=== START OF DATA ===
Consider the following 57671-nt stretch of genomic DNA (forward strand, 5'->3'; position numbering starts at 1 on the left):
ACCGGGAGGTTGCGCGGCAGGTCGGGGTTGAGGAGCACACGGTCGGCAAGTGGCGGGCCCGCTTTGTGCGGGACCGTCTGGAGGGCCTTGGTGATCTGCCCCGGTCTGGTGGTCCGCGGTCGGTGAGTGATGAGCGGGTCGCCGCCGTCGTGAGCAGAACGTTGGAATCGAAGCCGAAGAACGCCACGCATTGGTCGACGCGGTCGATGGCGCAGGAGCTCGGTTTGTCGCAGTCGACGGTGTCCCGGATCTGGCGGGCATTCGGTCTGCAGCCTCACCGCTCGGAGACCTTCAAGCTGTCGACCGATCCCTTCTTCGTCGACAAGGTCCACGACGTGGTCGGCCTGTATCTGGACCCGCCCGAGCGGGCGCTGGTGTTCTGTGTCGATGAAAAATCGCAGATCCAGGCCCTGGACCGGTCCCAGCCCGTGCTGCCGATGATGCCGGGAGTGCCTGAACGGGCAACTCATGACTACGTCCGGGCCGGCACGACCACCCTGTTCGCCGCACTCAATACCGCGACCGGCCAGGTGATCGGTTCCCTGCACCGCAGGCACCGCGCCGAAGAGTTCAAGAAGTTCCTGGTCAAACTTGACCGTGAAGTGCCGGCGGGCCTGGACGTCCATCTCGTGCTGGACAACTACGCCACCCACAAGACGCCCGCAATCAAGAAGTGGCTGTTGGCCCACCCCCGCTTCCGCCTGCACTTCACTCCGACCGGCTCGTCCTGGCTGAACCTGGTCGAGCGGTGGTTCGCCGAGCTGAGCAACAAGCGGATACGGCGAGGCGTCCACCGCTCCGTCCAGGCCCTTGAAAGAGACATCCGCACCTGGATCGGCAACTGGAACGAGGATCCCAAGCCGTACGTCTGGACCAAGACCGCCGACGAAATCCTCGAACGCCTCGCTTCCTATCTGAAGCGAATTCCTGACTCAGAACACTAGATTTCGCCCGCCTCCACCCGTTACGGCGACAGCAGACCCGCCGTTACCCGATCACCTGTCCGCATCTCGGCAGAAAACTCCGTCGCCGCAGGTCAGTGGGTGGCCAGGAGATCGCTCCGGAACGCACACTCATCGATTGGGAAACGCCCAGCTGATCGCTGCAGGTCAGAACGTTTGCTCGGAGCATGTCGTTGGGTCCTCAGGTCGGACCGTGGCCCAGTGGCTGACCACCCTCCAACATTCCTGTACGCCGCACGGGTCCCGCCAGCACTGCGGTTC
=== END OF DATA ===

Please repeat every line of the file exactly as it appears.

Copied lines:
Consider the following 57671-nt stretch of genomic DNA (forward strand, 5'->3'; position numbering starts at 1 on the left):
ACCGGGAGGTTGCGCGGCAGGTCGGGGTTGAGGAGCACACGGTCGGCAAGTGGCGGGCCCGCTTTGTGCGGGACCGTCTGGAGGGCCTTGGTGATCTGCCCCGGTCTGGTGGTCCGCGGTCGGTGAGTGATGAGCGGGTCGCCGCCGTCGTGAGCAGAACGTTGGAATCGAAGCCGAAGAACGCCACGCATTGGTCGACGCGGTCGATGGCGCAGGAGCTCGGTTTGTCGCAGTCGACGGTGTCCCGGATCTGGCGGGCATTCGGTCTGCAGCCTCACCGCTCGGAGACCTTCAAGCTGTCGACCGATCCCTTCTTCGTCGACAAGGTCCACGACGTGGTCGGCCTGTATCTGGACCCGCCCGAGCGGGCGCTGGTGTTCTGTGTCGATGAAAAATCGCAGATCCAGGCCCTGGACCGGTCCCAGCCCGTGCTGCCGATGATGCCGGGAGTGCCTGAACGGGCAACTCATGACTACGTCCGGGCCGGCACGACCACCCTGTTCGCCGCACTCAATACCGCGACCGGCCAGGTGATCGGTTCCCTGCACCGCAGGCACCGCGCCGAAGAGTTCAAGAAGTTCCTGGTCAAACTTGACCGTGAAGTGCCGGCGGGCCTGGACGTCCATCTCGTGCTGGACAACTACGCCACCCACAAGACGCCCGCAATCAAGAAGTGGCTGTTGGCCCACCCCCGCTTCCGCCTGCACTTCACTCCGACCGGCTCGTCCTGGCTGAACCTGGTCGAGCGGTGGTTCGCCGAGCTGAGCAACAAGCGGATACGGCGAGGCGTCCACCGCTCCGTCCAGGCCCTTGAAAGAGACATCCGCACCTGGATCGGCAACTGGAACGAGGATCCCAAGCCGTACGTCTGGACCAAGACCGCCGACGAAATCCTCGAACGCCTCGCTTCCTATCTGAAGCGAATTCCTGACTCAGAACACTAGATTTCGCCCGCCTCCACCCGTTACGGCGACAGCAGACCCGCCGTTACCCGATCACCTGTCCGCATCTCGGCAGAAAACTCCGTCGCCGCAGGTCAGTGGGTGGCCAGGAGATCGCTCCGGAACGCACACTCATCGATTGGGAAACGCCCAGCTGATCGCTGCAGGTCAGAACGTTTGCTCGGAGCATGTCGTTGGGTCCTCAGGTCGGACCGTGGCCCAGTGGCTGACCACCCTCCAACATTCCTGTACGCCGCACGGGTCCCGCCAGCACTGCGGTTC